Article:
One Writer’s Life

Travels with My Royal: A Memoir of the Writing Life is expected to be in bookstores next month.
“In my writing life, nothing has equaled that gift and legacy— the magic of words.”

—Robert Laxalt

Travels With My Royal: A Memoir of the Writing Life

Robert Laxalt’s memoir takes readers on a literary tour inside the mind of one of Nevada’s finest and most prolific novelists. Travels With My Royal: A Memoir of the Writing Life is a beautiful book—full of humor and free of hubris.

Laxalt may be best known for having chronicled the lives of Basque immigrants to Nevada in such books as Sweet Promised Land and The Basque Hotel. Reading his memoir, which is expected to come out in May, is like having a chat with the author on subjects ranging from his childhood to the birth of each of his books.

Travels With My Royal invokes author John Steinbeck’s account of his trek across the nation, Travels With Charley. But Laxalt’s companion on his journey is an old manual typewriter, a portable Royal that his mother purchased for her children. Laxalt’s adventures include growing up in Carson City during Prohibition, being a staff correspondent for United Press and working at the University of Nevada, Reno.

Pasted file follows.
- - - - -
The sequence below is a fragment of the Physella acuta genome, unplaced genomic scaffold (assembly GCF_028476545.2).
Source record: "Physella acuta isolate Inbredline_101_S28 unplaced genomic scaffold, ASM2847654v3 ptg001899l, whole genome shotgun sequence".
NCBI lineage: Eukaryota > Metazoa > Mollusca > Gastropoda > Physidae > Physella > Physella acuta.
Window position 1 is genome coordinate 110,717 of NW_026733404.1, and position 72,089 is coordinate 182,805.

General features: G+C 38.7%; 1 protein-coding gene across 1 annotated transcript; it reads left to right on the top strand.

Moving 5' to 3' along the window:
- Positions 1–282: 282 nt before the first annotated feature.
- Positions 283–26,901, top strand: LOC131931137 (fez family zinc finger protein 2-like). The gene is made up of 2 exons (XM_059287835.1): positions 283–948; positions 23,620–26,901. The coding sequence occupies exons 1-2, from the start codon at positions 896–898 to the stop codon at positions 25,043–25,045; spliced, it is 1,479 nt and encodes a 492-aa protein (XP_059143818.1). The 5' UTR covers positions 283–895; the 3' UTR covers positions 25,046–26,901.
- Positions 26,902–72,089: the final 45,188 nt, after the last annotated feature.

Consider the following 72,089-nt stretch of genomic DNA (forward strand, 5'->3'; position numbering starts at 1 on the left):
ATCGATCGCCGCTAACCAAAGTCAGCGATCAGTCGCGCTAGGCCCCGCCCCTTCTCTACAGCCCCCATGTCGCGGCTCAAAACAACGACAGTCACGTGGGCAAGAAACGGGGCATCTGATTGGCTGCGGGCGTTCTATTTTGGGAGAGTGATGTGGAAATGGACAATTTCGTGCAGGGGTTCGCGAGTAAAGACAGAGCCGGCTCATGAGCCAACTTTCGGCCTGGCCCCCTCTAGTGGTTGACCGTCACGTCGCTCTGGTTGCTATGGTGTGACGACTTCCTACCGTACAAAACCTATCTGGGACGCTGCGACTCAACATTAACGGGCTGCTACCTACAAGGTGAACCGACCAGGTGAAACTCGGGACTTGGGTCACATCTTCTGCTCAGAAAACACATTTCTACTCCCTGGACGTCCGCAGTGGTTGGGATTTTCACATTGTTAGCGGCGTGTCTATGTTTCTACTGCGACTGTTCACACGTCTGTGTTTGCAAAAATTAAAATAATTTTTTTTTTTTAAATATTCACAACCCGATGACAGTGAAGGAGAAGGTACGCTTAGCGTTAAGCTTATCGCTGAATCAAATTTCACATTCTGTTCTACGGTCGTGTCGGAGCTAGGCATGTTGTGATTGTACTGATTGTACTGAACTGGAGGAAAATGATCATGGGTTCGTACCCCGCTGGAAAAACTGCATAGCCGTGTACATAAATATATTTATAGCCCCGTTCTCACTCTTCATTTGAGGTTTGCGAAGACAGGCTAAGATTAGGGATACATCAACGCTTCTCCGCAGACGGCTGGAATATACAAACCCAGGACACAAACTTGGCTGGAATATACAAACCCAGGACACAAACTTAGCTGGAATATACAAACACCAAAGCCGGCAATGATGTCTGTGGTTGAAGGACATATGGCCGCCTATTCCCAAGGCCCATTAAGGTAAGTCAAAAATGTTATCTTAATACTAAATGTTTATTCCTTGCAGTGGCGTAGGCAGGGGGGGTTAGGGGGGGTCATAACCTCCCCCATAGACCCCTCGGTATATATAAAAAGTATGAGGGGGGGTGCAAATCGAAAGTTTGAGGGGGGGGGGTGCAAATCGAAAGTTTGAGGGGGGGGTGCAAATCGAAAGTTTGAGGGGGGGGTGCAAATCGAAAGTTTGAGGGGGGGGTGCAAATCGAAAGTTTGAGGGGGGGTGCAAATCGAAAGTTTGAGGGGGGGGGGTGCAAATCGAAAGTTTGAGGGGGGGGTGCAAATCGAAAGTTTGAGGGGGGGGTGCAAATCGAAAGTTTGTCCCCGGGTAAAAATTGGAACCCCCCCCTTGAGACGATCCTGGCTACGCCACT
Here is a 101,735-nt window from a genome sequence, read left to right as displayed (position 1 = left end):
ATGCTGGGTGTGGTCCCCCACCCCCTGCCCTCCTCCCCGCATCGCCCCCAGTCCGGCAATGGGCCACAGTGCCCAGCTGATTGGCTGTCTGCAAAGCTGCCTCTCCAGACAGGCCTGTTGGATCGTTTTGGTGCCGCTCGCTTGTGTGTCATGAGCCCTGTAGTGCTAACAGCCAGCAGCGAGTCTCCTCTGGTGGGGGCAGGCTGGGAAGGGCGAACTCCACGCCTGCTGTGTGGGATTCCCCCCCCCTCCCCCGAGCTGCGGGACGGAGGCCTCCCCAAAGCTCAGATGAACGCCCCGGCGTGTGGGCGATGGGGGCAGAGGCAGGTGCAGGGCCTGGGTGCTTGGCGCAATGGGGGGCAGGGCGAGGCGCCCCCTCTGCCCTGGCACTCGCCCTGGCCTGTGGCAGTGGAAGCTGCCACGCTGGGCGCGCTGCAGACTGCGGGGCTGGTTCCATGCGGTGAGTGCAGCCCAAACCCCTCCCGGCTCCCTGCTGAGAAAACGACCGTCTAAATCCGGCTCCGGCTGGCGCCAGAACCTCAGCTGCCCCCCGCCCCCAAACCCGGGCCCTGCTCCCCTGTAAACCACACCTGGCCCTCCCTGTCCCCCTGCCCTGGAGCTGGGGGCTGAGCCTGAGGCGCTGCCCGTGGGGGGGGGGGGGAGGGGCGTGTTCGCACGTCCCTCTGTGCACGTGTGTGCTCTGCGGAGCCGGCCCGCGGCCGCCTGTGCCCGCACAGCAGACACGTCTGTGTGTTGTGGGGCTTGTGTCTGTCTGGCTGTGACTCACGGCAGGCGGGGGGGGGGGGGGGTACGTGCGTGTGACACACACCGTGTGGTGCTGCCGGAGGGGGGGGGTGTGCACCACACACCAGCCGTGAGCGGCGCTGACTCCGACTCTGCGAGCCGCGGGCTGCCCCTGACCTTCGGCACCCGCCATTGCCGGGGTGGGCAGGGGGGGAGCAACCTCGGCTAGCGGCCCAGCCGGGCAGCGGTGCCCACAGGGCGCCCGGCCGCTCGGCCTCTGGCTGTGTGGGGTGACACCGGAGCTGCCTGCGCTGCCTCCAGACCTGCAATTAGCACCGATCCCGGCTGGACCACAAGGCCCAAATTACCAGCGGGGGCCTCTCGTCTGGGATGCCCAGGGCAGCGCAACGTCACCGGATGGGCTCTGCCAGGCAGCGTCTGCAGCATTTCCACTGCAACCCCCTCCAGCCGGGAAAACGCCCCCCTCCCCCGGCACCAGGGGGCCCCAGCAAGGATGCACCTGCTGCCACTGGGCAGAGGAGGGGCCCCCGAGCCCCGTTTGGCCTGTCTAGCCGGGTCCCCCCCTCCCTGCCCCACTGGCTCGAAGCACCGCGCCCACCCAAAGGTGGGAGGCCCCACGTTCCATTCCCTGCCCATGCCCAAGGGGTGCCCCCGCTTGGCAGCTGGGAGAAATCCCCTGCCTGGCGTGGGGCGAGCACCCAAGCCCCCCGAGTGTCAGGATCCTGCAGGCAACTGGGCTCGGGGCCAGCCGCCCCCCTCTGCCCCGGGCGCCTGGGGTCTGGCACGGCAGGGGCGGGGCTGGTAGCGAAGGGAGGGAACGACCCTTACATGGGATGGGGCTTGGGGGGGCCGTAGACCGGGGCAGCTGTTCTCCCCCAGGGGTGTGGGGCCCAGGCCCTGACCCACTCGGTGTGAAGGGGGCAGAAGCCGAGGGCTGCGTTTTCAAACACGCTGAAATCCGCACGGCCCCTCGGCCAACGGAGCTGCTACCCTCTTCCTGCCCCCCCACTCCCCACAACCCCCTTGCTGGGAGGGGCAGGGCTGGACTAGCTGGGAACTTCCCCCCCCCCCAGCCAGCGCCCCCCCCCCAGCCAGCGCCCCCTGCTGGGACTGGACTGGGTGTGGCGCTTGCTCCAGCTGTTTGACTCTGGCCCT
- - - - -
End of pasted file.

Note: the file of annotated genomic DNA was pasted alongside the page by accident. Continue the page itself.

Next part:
Many of the short scenes end up indelibly etched on the reader’s mind. I won’t soon forget Laxalt’s tale of a youthful visit to one of Carson City’s three brothels.

“They were more like social centers than dens of iniquity, places for state workers to gather for a drink before going home,” Laxalt writes. After being taunted by schoolmates, young Laxalt agreed to visit a brothel one Saturday night.

“A girl in a gauzy dress walked up to my chair, murmured hello in a dulcet voice, and sat down on my lap. I was terrified and speechless, looking up only once into a powdered face with red lipstick, mascaraed eyes and blond curls.”

Though his friends offered to pay his way with “Daisy,” Laxalt declined, trying not to “hurt Daisy’s feelings.” Laxalt’s stories are infused with this kind of gentle humor, pathos and compassion. Laxalt liked people. And he liked to write.

"Once having decided back then to become a writer, I hadn’t the remotest idea of what was involved in the writer’s life," he relates in a postscript. "I was to learn the answers through the years of growing up and the years that followed. They came in a slow and often painful process that never ended. I suspect they will continue to come all of a writer’s life, until the day he puts his pen aside for the last time."